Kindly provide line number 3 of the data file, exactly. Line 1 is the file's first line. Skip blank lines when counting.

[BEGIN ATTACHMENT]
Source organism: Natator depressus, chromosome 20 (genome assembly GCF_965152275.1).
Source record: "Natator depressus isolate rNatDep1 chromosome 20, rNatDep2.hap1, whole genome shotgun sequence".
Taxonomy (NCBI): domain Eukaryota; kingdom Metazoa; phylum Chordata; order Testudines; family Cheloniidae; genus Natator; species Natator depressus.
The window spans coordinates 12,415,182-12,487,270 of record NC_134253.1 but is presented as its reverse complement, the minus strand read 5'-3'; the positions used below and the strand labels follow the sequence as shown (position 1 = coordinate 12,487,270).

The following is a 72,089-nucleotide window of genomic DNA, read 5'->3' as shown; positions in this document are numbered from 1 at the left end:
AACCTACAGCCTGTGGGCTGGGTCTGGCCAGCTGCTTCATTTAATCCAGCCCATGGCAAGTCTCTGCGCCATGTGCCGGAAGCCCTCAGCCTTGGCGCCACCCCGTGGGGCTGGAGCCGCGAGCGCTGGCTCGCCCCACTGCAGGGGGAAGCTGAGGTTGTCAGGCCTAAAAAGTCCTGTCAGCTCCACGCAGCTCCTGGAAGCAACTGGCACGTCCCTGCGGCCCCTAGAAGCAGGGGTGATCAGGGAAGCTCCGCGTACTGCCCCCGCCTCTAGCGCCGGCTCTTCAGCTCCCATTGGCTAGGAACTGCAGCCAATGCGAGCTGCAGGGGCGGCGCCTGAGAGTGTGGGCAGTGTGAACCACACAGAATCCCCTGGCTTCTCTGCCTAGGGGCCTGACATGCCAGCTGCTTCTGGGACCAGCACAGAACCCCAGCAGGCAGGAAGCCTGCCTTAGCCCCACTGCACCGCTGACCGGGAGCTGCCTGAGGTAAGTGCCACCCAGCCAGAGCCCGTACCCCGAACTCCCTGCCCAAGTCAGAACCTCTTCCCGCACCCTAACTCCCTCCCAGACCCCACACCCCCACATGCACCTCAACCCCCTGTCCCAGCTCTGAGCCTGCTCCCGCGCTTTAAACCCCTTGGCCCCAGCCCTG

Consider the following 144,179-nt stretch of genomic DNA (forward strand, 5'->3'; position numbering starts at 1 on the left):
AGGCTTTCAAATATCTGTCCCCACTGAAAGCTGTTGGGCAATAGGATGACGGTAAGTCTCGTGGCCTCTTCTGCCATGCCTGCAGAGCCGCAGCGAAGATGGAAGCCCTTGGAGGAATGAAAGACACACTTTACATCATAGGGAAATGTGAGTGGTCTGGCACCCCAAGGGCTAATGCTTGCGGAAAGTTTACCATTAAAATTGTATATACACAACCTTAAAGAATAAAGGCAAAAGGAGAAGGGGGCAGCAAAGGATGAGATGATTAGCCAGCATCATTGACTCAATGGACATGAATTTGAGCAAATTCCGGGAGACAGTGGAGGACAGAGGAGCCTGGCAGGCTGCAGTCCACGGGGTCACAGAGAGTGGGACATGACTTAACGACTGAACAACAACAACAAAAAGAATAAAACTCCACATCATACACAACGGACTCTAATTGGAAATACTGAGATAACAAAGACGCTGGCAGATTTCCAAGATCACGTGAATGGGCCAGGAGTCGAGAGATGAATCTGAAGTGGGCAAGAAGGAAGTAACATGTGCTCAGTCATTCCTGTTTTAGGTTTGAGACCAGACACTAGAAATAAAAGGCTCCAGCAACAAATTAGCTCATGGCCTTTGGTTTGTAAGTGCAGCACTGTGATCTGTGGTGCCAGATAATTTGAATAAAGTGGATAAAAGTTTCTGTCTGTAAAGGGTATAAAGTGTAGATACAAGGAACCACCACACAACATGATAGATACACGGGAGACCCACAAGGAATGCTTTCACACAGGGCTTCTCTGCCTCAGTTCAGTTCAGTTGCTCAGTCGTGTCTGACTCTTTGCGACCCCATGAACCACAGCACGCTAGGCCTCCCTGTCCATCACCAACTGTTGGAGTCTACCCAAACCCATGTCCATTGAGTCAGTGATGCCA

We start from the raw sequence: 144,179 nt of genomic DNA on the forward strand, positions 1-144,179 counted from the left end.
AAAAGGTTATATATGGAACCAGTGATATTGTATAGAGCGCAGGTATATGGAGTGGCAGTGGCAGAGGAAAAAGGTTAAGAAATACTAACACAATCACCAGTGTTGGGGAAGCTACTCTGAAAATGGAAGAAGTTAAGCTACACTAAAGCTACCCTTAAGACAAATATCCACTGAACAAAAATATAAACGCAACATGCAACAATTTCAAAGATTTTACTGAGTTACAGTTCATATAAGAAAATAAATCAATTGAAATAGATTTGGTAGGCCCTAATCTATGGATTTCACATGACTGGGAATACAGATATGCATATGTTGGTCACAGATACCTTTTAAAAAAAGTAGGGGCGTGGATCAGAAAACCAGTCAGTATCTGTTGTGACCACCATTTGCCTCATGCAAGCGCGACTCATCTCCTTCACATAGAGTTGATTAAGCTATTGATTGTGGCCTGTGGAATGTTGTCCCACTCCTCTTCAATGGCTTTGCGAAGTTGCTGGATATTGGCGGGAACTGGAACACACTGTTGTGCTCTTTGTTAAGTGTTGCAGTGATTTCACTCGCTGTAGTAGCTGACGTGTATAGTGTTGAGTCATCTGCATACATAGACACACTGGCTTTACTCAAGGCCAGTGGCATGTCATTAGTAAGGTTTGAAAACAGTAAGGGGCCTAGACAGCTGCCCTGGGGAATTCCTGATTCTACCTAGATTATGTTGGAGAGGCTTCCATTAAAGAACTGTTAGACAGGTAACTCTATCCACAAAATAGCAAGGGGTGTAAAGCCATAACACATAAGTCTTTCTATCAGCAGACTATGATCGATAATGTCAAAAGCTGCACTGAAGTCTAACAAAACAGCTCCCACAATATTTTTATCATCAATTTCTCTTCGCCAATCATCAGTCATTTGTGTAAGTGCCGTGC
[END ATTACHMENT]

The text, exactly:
Taxonomy (NCBI): domain Eukaryota; kingdom Metazoa; phylum Chordata; order Testudines; family Cheloniidae; genus Natator; species Natator depressus.